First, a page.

His daughter Violet's earliest recollection of her father centers around a Christmas Eve when the children came home from church to find Santa Claus putting gifts under the tree and learning only later that Santa Claus had been her father.
"When we lived in Hazen," she writes, "we went hunting and fishing. He always took the family on these trips. We also went berry picking often, and we would make picnics out of those trips."
Around 1919, Henry Klundt took a special course at North Dakota Agricultural College in Fargo. It qualified him for the job of county surveyor, a position he won at the next election and held for four years.
The family moved to Stanton, and in his new job Henry got to know the Indians who lived in the northwestern party of the county. He not only became a friend of many Indians, but he also became a collector and something of an expert of Indian artifacts.
Henry's feeling of friendship and sympathy for the Indians is perhaps expressed in one of his anecdotes:
"A white man was lost in the deep forest. He tried for days with no success to get out. Weak and exhausted to the point of crawling, he finally found an opening. And there, hanging from a tree was an Indian. 'Thank God,' the man exclaimed, 'I'm back in civilization.'"
In the early '20's, Henry brought his family to Hazen and established the Independent Oil Company. With the help of others he built the service station at the corner of Main and Second Street, West, using a variety of rocks he had collected to make the station one of Hazen's more unique structures. Although the building has been added to and remodeled, much of his work is still visible.
Daughter Violet Hayes recalls the area was "going through the Great Depression. We lived in a three-bedroom house - three brothers and three sisters, and we had to adjust to simple life. My father was a great protector of his family. He stayed up on cold winter nights to keep the fires going. In the summer he watched for bad storms. He knew which clouds were harmless and also which were dangerous. He had neither greed nor lust to get rich. He would lend a helping hand to anyone who needed it."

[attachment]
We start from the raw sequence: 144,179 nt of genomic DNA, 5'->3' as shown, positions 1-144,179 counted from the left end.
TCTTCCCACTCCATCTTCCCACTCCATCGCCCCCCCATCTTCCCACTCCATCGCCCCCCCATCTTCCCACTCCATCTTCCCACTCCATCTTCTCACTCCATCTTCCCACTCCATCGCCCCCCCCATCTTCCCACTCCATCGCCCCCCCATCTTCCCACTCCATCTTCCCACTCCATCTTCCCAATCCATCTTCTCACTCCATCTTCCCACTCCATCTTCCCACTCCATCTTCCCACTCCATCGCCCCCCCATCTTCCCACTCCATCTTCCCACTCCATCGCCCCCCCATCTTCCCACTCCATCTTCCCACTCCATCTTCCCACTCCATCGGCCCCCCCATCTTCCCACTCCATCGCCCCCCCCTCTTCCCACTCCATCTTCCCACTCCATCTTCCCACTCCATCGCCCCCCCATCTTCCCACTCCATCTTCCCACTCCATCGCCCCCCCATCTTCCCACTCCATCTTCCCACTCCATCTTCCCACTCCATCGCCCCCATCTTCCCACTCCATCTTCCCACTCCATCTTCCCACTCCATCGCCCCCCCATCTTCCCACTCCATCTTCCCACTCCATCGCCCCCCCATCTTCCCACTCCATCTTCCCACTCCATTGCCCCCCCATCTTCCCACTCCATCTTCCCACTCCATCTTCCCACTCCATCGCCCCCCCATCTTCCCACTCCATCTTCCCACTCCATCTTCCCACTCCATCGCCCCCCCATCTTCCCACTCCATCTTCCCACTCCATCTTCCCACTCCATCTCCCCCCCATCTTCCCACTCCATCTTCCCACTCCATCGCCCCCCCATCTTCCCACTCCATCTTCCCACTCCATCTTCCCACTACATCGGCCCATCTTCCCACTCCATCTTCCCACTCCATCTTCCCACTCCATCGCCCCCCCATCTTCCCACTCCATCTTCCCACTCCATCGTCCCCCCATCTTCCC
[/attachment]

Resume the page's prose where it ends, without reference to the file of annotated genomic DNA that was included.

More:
Around his service station he indulged his love for flowers -beds of zinnias, petunias, and moss roses. He also maintained a running gas war with Clarence Belo, who also had a service station on Main Street, on the east end of Hazen's compact, if not tiny, business section.
His son, Roland, recalls that Henry was highly service oriented and "insisted that his customers received the best. His attention invariably included cleaning windshields and mirrors, sweeping all the floorboards, checking fluids and tires."
In the late '30's, when Hazen utilized the Works Progress Administration (WPA) program of a new sewer and water system, Henry Klundt was chosen by the town to direct the work, projecting him into still another area in which he developed expertise.
Roland Klundt recalls one venture that was not an unqualified success. In 1928, Henry, attracted by cheap land prices, purchased 320 acres near Brockway, Mont., and farmed them for three years with selective crops requiring little attention and depending largely on nature's whims. Those were not nature's most generous days, and Henry after three years recognized the venture as a failure.
In 1946, when Henry was 64, he sold his service station and the family moved to New Salem where the oldest son and daughter were living. A few years later, Henry and his wife moved to California where they lived in retirement until their deaths.
The Renaissance during the 14th to 16th centuries was considered by some to be the last period in world history when it was still possible for one man to know all there was to know.
Henry Klundt might have fit the Renaissance.
Reprinted with permission of the Hazen Star.